Social Security is not going to be unavailable. The benefits need to be altered do to serious actuarial problems. Possibly altering the age in which you collect. Or returning it to the way it was originally designed as an individual account. But it will not dissapear altogether. It is highly probable the age to collect will be adjusted up for full benefits, which currently start at 66 for younger workers. When the plan was designed the average life expectancy was only a couple of years beyond the full benefit date. The plan was never to pay people 25-30 years of benefits. That is a recipe for disaster with a retirement fund that has no capital investments. It is mathamatically impossible to keep up with inflation. Even with the proper investments, well run pensions are having similiar actuarial problems with life expectancies increasing.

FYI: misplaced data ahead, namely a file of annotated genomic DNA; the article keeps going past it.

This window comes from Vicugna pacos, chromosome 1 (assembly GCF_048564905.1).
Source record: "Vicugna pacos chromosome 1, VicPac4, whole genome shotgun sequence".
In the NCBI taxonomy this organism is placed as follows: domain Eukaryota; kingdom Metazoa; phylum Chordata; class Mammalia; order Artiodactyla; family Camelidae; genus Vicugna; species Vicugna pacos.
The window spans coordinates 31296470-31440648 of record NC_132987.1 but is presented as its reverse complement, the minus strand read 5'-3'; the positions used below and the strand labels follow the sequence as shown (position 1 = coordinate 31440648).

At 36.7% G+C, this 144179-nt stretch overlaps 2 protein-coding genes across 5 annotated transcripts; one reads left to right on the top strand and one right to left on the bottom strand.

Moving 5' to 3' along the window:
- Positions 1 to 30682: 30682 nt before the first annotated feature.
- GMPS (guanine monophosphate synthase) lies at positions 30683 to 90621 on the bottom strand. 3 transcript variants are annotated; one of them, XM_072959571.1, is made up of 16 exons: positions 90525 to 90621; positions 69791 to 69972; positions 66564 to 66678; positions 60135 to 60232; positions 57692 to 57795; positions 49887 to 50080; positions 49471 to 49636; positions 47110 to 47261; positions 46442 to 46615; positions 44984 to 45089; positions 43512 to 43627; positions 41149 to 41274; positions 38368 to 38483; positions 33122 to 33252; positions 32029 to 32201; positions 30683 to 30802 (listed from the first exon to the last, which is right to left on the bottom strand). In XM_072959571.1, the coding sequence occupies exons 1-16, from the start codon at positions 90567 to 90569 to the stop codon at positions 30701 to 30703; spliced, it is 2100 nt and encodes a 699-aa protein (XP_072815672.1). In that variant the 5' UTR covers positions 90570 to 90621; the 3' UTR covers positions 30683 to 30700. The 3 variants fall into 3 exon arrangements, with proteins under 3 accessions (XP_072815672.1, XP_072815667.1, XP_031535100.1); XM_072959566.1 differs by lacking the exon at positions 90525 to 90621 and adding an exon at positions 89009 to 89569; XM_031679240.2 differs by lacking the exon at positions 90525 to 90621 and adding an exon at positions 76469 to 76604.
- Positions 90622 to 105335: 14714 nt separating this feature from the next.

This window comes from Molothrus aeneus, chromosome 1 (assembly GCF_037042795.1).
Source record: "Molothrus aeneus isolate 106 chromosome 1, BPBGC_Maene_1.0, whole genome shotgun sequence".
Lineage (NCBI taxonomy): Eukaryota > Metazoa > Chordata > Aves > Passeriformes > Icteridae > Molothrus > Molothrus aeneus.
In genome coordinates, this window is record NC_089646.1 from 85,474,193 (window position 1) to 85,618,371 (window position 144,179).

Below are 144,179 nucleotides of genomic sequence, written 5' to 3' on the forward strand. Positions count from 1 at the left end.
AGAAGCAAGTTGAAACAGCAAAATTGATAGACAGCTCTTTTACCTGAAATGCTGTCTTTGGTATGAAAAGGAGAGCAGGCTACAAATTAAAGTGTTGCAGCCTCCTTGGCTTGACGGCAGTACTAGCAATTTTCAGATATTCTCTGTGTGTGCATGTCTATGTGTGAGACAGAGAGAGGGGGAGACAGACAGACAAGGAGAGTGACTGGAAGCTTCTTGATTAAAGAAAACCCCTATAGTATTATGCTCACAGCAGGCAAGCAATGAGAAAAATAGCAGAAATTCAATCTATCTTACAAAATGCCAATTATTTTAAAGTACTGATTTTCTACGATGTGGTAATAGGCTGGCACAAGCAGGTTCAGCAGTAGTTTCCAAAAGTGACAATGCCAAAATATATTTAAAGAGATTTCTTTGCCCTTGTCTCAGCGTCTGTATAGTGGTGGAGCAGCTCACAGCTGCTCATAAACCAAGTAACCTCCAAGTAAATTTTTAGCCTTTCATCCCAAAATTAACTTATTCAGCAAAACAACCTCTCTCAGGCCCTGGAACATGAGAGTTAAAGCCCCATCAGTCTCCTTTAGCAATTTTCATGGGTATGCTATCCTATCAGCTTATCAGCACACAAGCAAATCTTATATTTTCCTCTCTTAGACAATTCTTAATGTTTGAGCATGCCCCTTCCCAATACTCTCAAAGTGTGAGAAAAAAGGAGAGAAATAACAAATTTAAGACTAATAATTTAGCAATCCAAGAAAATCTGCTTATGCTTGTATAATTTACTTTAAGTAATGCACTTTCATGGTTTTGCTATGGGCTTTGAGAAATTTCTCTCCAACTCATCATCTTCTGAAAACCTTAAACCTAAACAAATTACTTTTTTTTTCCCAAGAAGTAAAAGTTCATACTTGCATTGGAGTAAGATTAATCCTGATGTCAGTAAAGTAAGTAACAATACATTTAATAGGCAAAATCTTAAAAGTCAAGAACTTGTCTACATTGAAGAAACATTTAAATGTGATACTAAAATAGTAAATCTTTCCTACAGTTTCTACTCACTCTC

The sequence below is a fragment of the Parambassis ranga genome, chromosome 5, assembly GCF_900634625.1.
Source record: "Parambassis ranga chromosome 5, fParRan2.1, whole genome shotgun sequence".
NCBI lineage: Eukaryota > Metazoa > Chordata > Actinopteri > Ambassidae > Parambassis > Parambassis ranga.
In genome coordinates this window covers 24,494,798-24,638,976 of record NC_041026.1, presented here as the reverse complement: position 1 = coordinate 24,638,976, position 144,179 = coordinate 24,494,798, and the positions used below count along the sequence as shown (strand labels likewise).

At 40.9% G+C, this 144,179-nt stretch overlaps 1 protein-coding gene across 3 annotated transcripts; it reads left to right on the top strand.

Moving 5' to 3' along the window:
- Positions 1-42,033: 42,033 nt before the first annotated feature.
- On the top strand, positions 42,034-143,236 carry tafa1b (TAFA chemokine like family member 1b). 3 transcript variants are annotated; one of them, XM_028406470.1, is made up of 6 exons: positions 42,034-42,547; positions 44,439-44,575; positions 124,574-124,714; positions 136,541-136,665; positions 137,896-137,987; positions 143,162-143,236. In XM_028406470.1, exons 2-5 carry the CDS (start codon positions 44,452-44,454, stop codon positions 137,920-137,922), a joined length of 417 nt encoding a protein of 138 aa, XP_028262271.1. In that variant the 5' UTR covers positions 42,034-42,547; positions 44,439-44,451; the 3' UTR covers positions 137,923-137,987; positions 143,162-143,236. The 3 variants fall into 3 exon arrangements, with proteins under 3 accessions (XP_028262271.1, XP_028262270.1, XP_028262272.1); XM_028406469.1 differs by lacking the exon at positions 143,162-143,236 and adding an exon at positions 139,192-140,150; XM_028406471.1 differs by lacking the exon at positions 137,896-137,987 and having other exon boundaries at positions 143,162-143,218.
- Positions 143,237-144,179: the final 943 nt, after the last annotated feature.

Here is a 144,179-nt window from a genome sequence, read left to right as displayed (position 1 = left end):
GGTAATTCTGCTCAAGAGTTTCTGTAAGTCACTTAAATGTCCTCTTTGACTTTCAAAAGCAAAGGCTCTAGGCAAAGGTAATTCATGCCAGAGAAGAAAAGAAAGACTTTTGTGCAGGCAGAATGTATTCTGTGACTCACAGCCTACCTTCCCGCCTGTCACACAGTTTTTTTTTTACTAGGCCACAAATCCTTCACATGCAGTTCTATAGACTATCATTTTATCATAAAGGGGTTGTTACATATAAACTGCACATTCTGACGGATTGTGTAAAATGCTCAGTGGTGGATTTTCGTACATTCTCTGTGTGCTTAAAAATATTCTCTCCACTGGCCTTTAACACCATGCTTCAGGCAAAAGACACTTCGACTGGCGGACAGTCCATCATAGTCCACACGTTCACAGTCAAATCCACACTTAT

The most important thing for future retirees to do is focus on other forms of retirement planning and try and save at least 10% of their gross income per annum. Preferably in tax sheltered sources. SS was never designed to retire on as a primary income source. It was to supplement your retirement. It is the citizens responsibility to cover the majority of their retirement planning needs. The sooner you start the more powerful the effects of compounding tax deferred growth will be.